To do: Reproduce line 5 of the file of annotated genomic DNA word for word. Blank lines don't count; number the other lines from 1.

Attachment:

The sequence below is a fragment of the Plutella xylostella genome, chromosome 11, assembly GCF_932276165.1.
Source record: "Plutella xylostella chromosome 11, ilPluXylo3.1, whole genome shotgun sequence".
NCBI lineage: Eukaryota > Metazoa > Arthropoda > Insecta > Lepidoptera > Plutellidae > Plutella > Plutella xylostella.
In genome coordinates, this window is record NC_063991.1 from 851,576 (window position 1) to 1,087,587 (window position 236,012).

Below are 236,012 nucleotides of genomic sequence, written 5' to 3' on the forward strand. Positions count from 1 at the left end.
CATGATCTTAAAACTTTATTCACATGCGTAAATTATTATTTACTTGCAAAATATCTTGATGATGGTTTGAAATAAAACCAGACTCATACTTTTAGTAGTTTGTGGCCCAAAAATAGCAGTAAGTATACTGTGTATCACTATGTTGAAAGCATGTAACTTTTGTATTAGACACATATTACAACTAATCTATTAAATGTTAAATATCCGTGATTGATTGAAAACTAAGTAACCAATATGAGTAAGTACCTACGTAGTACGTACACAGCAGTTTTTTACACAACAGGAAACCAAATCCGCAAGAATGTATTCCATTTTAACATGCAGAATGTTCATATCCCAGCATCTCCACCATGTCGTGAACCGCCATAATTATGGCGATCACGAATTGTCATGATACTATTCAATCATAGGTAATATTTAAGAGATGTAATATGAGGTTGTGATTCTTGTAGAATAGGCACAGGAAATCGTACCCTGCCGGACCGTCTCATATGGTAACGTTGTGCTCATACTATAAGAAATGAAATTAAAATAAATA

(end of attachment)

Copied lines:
Below are 236,012 nucleotides of genomic sequence, written 5' to 3' on the forward strand. Positions count from 1 at the left end.